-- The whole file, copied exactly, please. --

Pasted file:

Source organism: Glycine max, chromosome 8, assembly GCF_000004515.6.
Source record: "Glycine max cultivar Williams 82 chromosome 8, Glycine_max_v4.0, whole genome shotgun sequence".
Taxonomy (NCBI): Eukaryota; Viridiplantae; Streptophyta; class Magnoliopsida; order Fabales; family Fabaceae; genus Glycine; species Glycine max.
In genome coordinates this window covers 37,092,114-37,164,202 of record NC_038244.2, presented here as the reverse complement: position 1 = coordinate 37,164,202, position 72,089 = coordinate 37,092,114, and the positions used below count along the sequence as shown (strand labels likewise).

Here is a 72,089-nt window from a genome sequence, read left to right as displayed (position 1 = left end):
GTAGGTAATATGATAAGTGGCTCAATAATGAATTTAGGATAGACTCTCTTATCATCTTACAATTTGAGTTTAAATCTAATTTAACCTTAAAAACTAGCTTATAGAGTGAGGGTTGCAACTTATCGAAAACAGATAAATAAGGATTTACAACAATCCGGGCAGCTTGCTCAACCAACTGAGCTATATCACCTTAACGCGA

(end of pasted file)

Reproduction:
Source organism: Glycine max, chromosome 8, assembly GCF_000004515.6.
Source record: "Glycine max cultivar Williams 82 chromosome 8, Glycine_max_v4.0, whole genome shotgun sequence".
Taxonomy (NCBI): Eukaryota; Viridiplantae; Streptophyta; class Magnoliopsida; order Fabales; family Fabaceae; genus Glycine; species Glycine max.
In genome coordinates this window covers 37,092,114-37,164,202 of record NC_038244.2, presented here as the reverse complement: position 1 = coordinate 37,164,202, position 72,089 = coordinate 37,092,114, and the positions used below count along the sequence as shown (strand labels likewise).

Here is a 72,089-nt window from a genome sequence, read left to right as displayed (position 1 = left end):
GTAGGTAATATGATAAGTGGCTCAATAATGAATTTAGGATAGACTCTCTTATCATCTTACAATTTGAGTTTAAATCTAATTTAACCTTAAAAACTAGCTTATAGAGTGAGGGTTGCAACTTATCGAAAACAGATAAATAAGGATTTACAACAATCCGGGCAGCTTGCTCAACCAACTGAGCTATATCACCTTAACGCGA